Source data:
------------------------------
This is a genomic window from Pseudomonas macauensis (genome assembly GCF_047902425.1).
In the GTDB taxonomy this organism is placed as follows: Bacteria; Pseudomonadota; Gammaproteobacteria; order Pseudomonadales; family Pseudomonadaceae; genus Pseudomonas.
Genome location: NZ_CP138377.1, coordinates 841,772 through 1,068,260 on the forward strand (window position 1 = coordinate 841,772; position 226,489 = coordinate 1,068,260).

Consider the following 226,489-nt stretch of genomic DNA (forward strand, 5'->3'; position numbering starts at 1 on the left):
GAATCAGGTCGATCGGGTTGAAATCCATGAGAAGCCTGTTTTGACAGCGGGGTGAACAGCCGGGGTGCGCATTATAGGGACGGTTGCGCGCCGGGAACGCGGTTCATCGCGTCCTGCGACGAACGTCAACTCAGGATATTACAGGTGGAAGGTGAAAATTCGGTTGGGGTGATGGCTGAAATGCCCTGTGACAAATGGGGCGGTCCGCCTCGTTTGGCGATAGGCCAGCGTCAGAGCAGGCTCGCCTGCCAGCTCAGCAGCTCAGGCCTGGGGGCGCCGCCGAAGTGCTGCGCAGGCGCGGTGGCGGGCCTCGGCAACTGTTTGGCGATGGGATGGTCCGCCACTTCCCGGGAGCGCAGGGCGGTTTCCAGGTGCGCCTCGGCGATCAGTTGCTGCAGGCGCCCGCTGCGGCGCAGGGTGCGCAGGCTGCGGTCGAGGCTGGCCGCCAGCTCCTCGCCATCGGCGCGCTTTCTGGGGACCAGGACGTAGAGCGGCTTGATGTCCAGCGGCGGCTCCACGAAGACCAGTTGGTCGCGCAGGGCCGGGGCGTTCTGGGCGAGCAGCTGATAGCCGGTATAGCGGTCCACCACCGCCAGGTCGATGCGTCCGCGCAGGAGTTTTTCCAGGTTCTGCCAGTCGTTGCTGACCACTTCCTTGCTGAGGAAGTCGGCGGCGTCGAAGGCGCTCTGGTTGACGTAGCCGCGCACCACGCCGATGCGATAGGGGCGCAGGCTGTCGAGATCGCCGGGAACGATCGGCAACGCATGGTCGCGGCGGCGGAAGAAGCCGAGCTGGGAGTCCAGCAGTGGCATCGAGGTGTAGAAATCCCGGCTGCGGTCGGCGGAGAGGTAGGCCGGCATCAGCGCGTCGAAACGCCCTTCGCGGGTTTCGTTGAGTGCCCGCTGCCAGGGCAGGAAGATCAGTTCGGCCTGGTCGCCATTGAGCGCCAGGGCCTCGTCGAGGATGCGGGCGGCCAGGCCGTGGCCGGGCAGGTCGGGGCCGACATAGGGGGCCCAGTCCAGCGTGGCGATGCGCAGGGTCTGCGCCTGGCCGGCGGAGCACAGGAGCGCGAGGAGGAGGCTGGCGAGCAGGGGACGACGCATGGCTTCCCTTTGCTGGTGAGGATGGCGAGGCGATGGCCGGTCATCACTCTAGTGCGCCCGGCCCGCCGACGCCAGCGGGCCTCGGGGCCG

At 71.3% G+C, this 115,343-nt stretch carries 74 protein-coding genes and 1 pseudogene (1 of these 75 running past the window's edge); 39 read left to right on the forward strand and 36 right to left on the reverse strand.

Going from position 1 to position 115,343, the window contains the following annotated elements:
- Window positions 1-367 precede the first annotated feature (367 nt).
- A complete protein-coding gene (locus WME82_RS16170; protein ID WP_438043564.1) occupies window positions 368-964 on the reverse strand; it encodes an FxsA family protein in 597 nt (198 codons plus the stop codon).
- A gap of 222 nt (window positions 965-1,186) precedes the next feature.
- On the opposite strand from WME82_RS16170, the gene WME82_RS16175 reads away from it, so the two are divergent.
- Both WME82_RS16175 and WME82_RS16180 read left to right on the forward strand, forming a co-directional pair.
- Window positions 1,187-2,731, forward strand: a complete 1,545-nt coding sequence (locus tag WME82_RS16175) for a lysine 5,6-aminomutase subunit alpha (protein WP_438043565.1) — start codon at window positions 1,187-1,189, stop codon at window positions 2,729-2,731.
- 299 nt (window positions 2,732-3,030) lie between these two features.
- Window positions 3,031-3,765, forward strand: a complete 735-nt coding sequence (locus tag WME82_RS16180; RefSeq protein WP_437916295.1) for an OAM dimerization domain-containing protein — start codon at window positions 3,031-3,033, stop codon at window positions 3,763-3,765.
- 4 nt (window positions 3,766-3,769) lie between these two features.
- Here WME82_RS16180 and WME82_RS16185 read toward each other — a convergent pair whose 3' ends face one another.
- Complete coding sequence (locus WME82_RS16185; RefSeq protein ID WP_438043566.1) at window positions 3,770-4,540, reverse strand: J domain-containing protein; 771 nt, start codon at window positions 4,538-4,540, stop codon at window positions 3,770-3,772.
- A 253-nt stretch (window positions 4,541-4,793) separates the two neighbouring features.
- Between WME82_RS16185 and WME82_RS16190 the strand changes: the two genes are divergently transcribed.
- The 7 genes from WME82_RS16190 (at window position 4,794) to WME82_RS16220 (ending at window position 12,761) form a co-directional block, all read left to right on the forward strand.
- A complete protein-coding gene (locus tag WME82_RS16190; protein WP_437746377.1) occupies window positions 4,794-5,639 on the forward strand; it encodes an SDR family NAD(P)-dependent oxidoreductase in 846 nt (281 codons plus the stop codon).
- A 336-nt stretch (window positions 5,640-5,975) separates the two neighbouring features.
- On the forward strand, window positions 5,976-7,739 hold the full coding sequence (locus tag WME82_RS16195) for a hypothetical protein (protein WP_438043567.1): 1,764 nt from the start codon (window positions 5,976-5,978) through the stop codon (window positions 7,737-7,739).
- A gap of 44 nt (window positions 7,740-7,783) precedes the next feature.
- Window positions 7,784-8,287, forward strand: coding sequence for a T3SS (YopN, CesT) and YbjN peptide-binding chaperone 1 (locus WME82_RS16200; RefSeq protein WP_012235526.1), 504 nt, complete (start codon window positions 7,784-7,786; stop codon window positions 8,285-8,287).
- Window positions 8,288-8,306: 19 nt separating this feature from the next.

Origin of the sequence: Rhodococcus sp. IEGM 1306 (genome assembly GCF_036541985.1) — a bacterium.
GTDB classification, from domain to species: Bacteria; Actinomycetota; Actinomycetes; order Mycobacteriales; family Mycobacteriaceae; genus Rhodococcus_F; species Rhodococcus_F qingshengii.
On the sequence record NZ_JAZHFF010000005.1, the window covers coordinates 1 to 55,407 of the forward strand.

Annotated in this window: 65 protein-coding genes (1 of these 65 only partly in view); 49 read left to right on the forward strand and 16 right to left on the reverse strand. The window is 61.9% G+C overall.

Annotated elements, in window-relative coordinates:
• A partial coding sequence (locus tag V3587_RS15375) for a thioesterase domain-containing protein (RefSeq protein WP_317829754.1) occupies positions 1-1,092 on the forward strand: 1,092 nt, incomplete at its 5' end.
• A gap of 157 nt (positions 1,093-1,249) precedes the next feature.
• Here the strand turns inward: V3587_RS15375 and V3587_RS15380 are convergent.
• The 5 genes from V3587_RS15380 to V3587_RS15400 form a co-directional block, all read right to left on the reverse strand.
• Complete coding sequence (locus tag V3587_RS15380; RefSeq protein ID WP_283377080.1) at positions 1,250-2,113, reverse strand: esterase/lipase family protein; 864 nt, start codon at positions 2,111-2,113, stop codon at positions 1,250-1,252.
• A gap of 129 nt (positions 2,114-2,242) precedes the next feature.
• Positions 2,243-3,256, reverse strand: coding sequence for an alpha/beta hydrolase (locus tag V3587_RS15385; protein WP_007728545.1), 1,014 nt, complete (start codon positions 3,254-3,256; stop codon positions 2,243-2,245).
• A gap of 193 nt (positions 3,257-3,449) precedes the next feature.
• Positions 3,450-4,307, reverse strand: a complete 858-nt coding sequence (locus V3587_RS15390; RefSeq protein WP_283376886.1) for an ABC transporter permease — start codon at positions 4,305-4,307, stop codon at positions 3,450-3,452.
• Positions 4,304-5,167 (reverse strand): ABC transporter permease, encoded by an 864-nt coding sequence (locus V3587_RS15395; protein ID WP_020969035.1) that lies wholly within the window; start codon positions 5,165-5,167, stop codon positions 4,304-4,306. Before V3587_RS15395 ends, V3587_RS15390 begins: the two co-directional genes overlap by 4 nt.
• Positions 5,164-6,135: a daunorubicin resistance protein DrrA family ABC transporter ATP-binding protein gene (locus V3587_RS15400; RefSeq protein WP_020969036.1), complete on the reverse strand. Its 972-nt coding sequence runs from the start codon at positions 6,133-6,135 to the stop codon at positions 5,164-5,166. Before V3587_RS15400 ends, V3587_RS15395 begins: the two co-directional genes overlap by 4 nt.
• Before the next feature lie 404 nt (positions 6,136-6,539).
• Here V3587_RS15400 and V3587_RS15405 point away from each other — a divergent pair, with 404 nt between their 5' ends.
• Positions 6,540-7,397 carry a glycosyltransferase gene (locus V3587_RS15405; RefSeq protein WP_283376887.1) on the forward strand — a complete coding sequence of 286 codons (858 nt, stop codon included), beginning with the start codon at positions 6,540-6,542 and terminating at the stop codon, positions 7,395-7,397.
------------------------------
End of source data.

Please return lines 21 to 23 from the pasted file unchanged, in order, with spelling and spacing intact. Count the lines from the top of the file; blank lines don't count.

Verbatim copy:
- The 7 genes from WME82_RS16190 (at window position 4,794) to WME82_RS16220 (ending at window position 12,761) form a co-directional block, all read left to right on the forward strand.
- A complete protein-coding gene (locus tag WME82_RS16190; protein WP_437746377.1) occupies window positions 4,794-5,639 on the forward strand; it encodes an SDR family NAD(P)-dependent oxidoreductase in 846 nt (281 codons plus the stop codon).
- A 336-nt stretch (window positions 5,640-5,975) separates the two neighbouring features.